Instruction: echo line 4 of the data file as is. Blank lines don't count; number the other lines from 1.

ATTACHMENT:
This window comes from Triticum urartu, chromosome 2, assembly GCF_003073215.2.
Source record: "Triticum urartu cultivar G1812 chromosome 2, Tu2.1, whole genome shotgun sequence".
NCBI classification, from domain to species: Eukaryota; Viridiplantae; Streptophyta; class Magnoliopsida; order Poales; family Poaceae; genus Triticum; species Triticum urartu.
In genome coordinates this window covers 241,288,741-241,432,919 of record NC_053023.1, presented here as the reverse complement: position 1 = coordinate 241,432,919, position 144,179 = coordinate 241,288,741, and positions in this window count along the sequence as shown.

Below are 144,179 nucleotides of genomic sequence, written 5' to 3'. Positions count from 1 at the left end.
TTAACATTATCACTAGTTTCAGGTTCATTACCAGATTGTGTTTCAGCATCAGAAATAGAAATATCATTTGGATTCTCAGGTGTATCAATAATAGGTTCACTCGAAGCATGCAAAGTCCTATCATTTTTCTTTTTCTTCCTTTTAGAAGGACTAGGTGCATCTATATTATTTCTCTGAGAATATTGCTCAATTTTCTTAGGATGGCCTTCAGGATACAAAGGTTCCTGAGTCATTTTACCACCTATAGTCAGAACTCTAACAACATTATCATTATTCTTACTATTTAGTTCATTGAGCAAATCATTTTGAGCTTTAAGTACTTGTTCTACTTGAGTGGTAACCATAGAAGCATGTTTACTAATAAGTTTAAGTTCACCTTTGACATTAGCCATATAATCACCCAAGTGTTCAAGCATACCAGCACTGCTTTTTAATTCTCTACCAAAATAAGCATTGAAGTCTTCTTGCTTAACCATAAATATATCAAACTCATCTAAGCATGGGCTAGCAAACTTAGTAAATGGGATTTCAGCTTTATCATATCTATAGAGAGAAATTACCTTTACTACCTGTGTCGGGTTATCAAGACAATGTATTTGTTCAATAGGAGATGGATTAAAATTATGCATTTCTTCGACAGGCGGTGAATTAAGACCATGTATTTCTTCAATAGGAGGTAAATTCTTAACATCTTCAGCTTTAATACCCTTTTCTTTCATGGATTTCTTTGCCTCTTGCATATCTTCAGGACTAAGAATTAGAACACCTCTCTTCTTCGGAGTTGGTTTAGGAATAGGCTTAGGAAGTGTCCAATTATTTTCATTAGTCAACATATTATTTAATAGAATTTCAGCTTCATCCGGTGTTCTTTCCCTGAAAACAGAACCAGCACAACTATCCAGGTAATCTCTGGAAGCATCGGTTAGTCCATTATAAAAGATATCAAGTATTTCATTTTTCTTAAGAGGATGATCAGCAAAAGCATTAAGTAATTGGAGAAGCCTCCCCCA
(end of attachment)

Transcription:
In genome coordinates this window covers 241,288,741-241,432,919 of record NC_053023.1, presented here as the reverse complement: position 1 = coordinate 241,432,919, position 144,179 = coordinate 241,288,741, and positions in this window count along the sequence as shown.